By Kristen Gostomski, Functional Exercise & Nutrition Specialist, Youth Athlete
Development and Injury Prevention Consultant, Author of Functional Core Strength Soccer
In my book Functional Core Strength Soccer—plus books for additional sports coming soon—I emphasize the importance of avoiding early specialization in one sport. Studies as well as observations from coaches verify that playing multiple sports is best for developing both physical and mental literacy in sport as well as decreasing the likelihood for injuries and burnout.
Specialization is defined as intense year-round training in one sport while excluding others.
For most sports, research suggests that early specialization does not increase the odds of young athletes reaching their athletic goals. When then, has specialization at a young age become a trend?
The idea that specializing in one sport will increase the likelihood of future athletic success is a myth that evolved from a 1993 study led by K. Anders Ericson, a Swedish psychologist who studies the nature of expertise and human performance. The study focuses mostly on elite musicians and chess players. In his paper “The Role of Deliberate Practice in the Acquisition of Expert performance” Ericson declares that many characteristics once believed to reflect innate talent are actually the result of intense practice extended for a minimum of 10 years. The paper further states that it takes 10 years and 10,000 hours of practice to achieve elite levels of performance.
Multiple studies since have debunked Ericson’s theory, showing that deliberate practice is important, as are a number of other factors—including general intelligence, creativity, personality, and physical traits. Other researchers found that some normal functioning people never reach elite levels even with more than 10,000 hours and 10 years of practice, while others reach elite levels with much less than 10,000 hours and 10 years of practice.
Released in 2006, the book, Outliers: The Story of Success, by Malcolm Gladwell relates Ericson’s research directly to sports. Gladwell cites Ericson’s research in the chapter “The 10,000-Hour Rule.” Gladwell also states that most people can only reach ten thousand hours of practice by getting into some special program or all-star squad.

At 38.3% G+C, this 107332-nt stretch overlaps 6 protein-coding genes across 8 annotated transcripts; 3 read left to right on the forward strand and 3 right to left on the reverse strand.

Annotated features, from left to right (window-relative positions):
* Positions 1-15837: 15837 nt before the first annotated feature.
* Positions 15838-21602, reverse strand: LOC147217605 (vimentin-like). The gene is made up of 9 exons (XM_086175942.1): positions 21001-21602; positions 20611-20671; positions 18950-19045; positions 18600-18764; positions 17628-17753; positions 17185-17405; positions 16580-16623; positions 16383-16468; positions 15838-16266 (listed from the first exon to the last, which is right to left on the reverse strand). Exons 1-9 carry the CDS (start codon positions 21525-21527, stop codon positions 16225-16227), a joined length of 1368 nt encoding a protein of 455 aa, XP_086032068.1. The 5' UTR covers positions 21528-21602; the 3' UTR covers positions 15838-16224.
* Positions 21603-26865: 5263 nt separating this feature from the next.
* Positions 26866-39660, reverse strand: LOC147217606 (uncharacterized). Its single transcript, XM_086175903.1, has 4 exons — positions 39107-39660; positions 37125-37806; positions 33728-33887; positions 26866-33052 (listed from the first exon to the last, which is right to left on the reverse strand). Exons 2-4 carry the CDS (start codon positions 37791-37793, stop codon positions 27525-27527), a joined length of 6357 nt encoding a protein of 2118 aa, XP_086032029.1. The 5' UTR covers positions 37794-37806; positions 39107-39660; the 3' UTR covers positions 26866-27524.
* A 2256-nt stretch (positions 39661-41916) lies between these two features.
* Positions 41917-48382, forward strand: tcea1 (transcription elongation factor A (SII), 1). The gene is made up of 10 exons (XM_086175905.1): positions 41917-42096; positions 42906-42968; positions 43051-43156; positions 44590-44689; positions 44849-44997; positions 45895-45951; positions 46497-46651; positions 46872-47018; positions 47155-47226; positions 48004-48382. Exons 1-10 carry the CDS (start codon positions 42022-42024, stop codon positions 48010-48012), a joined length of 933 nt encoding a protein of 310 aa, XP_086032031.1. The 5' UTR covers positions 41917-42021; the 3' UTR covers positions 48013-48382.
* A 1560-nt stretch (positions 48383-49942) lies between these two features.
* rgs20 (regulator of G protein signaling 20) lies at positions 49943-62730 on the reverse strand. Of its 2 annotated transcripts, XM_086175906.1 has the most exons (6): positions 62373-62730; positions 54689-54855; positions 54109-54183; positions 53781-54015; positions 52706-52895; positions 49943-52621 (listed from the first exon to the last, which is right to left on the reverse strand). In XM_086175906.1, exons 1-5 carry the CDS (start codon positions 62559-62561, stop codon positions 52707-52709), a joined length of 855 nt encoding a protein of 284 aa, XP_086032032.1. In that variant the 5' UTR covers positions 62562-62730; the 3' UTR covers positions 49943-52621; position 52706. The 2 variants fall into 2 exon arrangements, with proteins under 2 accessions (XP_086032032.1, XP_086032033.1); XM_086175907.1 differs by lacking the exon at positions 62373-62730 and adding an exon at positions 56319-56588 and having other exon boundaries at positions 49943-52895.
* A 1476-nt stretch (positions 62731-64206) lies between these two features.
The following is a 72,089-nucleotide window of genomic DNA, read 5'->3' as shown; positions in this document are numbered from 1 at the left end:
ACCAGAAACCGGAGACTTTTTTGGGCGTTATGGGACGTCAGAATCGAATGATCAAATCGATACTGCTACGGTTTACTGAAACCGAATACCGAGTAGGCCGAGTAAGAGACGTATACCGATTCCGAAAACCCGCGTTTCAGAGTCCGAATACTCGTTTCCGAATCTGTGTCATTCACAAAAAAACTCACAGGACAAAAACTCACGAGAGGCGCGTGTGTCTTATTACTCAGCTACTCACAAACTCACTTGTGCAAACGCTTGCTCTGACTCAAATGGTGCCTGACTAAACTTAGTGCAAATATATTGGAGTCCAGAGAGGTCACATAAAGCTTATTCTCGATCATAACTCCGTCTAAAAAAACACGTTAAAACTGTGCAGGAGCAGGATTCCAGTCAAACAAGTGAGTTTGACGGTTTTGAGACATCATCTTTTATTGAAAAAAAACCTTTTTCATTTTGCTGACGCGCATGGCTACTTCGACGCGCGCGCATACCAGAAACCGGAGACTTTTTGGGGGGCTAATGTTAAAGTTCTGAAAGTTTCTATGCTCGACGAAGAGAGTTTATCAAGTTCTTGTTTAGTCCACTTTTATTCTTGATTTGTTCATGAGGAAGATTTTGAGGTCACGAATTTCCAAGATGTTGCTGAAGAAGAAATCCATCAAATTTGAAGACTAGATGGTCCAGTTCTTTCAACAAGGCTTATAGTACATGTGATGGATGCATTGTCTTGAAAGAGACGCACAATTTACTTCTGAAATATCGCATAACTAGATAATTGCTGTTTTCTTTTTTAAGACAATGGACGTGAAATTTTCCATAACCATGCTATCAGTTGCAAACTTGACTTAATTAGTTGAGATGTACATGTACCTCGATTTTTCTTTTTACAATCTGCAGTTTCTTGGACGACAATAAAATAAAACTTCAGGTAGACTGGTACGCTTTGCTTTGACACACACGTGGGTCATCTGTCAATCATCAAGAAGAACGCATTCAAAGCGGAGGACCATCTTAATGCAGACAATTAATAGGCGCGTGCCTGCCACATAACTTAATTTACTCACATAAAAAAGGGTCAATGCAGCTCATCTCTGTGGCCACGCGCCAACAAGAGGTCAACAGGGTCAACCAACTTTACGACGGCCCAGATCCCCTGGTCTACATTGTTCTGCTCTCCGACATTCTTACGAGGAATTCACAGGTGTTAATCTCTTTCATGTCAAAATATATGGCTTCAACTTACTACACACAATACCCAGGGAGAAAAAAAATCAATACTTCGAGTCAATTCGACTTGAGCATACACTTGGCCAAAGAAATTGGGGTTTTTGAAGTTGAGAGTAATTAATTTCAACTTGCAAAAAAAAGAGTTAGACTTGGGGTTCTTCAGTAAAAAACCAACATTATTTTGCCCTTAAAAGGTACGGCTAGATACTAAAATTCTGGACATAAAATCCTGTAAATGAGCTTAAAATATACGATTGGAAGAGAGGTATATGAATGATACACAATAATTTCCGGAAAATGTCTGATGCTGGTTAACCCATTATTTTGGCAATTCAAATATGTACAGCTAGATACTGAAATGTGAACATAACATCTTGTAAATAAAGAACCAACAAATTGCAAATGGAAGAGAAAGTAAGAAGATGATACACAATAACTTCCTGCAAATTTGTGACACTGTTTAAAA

Gladwell’s book is packed with solid information that inspires people to work hard and strive for success in a variety of vocations. However, his interpretation of Ericson’s research as it relates to young athletes is wrong on so many levels—and the unintended consequence of forcing children into early sports specialization is a trend that hurts young athletes mentally and physically. Some coaches and parents now use Gladwell’s “10,000-Hour Rule”—which isn’t a rule at all, but a myth—to justify year-round structured training in one sport.
As a parent, the temptation to have a child focus solely on one sport at a young age seems logical—assuming that the more hours logged in a particular sport, the greater the chances for future success. It may look that way in the early years, but by about age 12, many of these specialized athletes will be passed over by kids who have fully developed their athletic minds and bodies by playing multiple sports. In the early years, skill development is not as important as athletic development.
The exception to athletic development being more important than skill development in the early years is for sports such as gymnastics, in which athletes peak in their late teens. Even then, parents and athletes should consider risks. The mental and physical stress that these athletes endure may be worth it for some. For the majority, it is not.
The trend to focus early on one sport has little to do with science. Research shows that specialized athletes are at increased risk for overuse injuries, and that early specialization in most sports actually prevents children from developing to their full potential.